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These advanced steps are primarily for system administrators and others who are familiar with the command line. You don't need a bootable installer to upgrade macOS or reinstall macOS, but it can be useful when you want to install on multiple computers without downloading the installer each time.
Find the appropriate download link in the upgrade instructions for each macOS version:
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- Once Windows has installed, the boot drive should show in the BIOS Boot Order list as Windows Boot Loader or Windows Boot Loader: SSD Name, depending on your BIOS version. Remember if you are using a PCIe NVMe SSD, install the driver from the drive's manufacturer.
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macOS Catalina, macOS Mojave, ormacOS High Sierra
Installers for each of these macOS versions download directly to your Applications folder as an app named Install macOS Catalina, Install macOS Mojave, or Install macOS High Sierra. If the installer opens after downloading, quit it without continuing installation. Important: To get the correct installer, download from a Mac that is using macOS Sierra 10.12.5 or later, or El Capitan 10.11.6. Enterprise administrators, please download from Apple, not a locally hosted software-update server.
OS X El Capitan
El Capitan downloads as a disk image. On a Mac that is compatible with El Capitan, open the disk image and run the installer within, named InstallMacOSX.pkg. It installs an app named Install OS X El Capitan into your Applications folder. You will create the bootable installer from this app, not from the disk image or .pkg installer.
Use the 'createinstallmedia' command in Terminal
- Connect the USB flash drive or other volume that you're using for the bootable installer. Make sure that it has at least 12GB of available storage and is formatted as Mac OS Extended.
- Open Terminal, which is in the Utilities folder of your Applications folder.
- Type or paste one of the following commands in Terminal. These assume that the installer is still in your Applications folder, and MyVolume is the name of the USB flash drive or other volume you're using. If it has a different name, replace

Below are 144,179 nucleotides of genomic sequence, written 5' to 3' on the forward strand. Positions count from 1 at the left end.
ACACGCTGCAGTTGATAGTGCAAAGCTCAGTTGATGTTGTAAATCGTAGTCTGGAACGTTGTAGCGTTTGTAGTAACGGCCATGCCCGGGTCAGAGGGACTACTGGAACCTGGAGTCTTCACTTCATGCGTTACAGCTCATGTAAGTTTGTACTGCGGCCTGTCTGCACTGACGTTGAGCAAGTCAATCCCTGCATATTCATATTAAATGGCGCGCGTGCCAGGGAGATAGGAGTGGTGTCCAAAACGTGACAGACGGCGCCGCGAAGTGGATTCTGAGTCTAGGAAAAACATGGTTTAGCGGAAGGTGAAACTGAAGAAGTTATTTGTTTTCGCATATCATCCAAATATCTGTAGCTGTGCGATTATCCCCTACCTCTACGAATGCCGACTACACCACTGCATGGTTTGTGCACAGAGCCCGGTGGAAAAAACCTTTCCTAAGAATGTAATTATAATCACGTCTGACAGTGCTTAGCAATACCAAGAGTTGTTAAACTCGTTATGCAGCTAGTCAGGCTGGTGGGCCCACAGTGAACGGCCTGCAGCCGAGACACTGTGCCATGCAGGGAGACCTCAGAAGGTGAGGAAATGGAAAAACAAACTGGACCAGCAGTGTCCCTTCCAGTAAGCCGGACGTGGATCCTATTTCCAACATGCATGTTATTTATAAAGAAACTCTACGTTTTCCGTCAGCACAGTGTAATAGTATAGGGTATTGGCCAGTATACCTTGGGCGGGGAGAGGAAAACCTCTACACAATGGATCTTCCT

MyVolumein these commands with the name of your volume.
- Press Return after typing the command.
- When prompted, type your administrator password and press Return again. Terminal doesn't show any characters as you type your password.
- When prompted, type
Yto confirm that you want to erase the volume, then press Return. Terminal shows the progress as the bootable installer is created.
- When Terminal says that it's done, the volume will have the same name as the installer you downloaded, such as Install macOS Catalina. You can now quit Terminal and eject the volume.
* If your Mac is using macOS Sierra or earlier, include the
--applicationpath argument, similar to the way this argument is used in the command for El Capitan.
Use the bootable installer
After creating the bootable installer, follow these steps to use it:
- Plug the bootable installer into a compatible Mac.
- Use Startup Manager or Startup Disk preferences to select the bootable installer as the startup disk, then start up from it. Your Mac will start up to macOS Recovery.
Learn about selecting a startup disk, including what to do if your Mac doesn't start up from it.
- Choose your language, if prompted.
- A bootable installer doesn't download macOS from the Internet, but it does require the Internet to get information specific to your Mac model, such as firmware updates. If you need to connect to a Wi-Fi network, use the Wi-Fi menu in the menu bar.
- Select Install macOS (or Install OS X) from the Utilities window, then click Continue and follow the onscreen instructions.
For more information about the
createinstallmedia command and the arguments that you can use with it, make sure that the macOS installer is in your Applications folder, then enter this path in Terminal:
The Apple File System (APFS) is the file system used with Mac devices running macOS 10.13 High Sierra and later, while the older Mac OS Extended file system is available for older versions of macOS. You can still use either file system for your hard drives and attached storage devices, with both having their own pros and cons.
If you can’t decide between APFS vs Mac OS Extended for your drive, you should consider your use case first. The newer APFS format is better for some types of drives, including SSDs, while Mac OS Extended is great for older drives and macOS versions. Here’s a run-through of the pros and cons of both to help you decide.
When to Use the Apple File System (APFS)
Most users aren’t interested in the type of file system their drive uses—they just expect it to work. That’s exactly what you get with the now-default Apple File System (APFS) that Mac devices have been using since macOS 10.13 High Sierra was launched in 2017. It’s also used with other Apple operating systems including iOS.